In the early part of 1945 as the Allied armies advanced, German laboratories and plants became available for investigation. Since German development work had been hidden from the eyes of the world by the Reich’s national policy of secrecy, and by five and one-half years of war, it was obvious that much might be learned from such investigation. In particular, this was true in the synthetic fuel industries deriving oil, gasoline, and a wide variety of chemicals from coal, for owing to the scarcity of domestic petroleum, Germany had been forced into intense development of this field in contrast to the limited amount of similar development by United States and Great Britain. Before the fighting ended in Europe, the United States and Great Britain organized teams comprised of experts in all fields to investigate the research and industrial operations in Germany. The teams investigating coal, oil, gasification, and allied chemical fields, included more than 30 American investigators and about an equivalent number of British investigators during 1945. German work in the synthetic liquid fuels industries and allied fields was on such a large scale that even such extensive investigations could not possibly cover the subject in all detail. However, a great deal of information possible of direct application, and much information of fundamental nature to help guide work in this country for many years was uncovered.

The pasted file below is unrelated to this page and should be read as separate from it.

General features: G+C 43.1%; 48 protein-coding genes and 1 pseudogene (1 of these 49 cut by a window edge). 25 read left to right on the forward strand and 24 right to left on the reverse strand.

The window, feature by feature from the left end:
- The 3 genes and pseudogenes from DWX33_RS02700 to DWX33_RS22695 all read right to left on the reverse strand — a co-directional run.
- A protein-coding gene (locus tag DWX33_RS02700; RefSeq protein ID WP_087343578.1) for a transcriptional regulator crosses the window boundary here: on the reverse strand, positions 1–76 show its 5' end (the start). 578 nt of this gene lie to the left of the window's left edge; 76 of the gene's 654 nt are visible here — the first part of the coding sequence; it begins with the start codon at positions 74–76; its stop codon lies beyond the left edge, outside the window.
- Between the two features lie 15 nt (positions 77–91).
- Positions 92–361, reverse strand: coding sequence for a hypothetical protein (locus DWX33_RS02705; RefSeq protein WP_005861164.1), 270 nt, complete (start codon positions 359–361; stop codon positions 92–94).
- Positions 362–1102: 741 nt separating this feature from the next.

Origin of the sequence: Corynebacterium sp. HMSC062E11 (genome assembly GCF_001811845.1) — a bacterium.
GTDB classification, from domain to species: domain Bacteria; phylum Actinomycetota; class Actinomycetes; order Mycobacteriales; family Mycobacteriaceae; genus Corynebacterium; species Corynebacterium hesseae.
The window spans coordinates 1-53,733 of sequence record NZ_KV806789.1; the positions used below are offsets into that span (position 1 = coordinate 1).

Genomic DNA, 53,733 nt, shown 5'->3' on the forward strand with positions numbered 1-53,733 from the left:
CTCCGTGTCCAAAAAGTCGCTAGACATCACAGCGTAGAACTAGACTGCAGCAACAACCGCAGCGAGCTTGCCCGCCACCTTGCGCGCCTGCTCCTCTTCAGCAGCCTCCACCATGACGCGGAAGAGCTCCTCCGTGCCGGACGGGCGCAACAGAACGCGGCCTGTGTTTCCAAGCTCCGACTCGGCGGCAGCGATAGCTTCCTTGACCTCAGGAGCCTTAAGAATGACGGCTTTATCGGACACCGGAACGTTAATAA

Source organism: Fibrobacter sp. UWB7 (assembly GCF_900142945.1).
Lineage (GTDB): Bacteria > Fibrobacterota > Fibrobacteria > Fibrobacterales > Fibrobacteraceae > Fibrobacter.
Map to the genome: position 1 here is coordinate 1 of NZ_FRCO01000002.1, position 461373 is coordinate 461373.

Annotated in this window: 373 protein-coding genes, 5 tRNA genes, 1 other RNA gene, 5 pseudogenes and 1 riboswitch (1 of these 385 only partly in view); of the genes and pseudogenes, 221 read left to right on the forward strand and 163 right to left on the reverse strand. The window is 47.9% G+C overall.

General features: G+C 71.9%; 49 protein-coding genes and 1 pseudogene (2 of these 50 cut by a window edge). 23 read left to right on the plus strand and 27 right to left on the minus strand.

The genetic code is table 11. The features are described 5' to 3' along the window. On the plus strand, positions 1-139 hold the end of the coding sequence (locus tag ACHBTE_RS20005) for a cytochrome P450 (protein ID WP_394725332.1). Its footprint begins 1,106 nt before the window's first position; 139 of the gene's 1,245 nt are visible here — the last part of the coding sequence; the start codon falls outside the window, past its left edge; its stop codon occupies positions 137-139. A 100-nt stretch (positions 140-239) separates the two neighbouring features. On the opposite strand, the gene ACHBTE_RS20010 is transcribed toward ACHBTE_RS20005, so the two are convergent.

The primary fields that were covered in the oil and synthetic fuels investigations were concerned with petroleum refining and the gas synthesis and coal hydrogenation process for producing oil from coal. The related fields of coal gasification, oxygen production, alcohol manufacture, lubricating oil production, and the production of waxes and edible fats, as well as a variety of other chemicals, were an inherent part of the investigation.
On December 13 and 14, 1945, a meeting of the members of the Technical Oil Mission was held in Washington for the purpose of summarizing the results of their investigations in Germany, and thereby providing a guide for the reduced staff of investigators still engaged in filing in the gaps in the information secured.
A transcript of the proceedings of the meeting follows. In general, the meeting adhered closely to the program which was approved by the members of the Mission. This program was prepared at a preliminary meeting in Pittsburgh which was attend by the following:
L. L. Hirst
William A. Horne
Irvin H. Jones
Paul K. Kuhne
L. L. Newman
H. H. Storch
The proceedings have been recorded on a sound track and the transcription of the papers were edited by their respective authors. Many of the authors considered it advisable to add important technical data to their presentations. According, a considerable amount of time was consumed before making possible the release of this transcript.
L. L. NEWMAN
W. C. SCHROEDER
Office of Synthetic Liquid Fuels,
Bureau of Mines,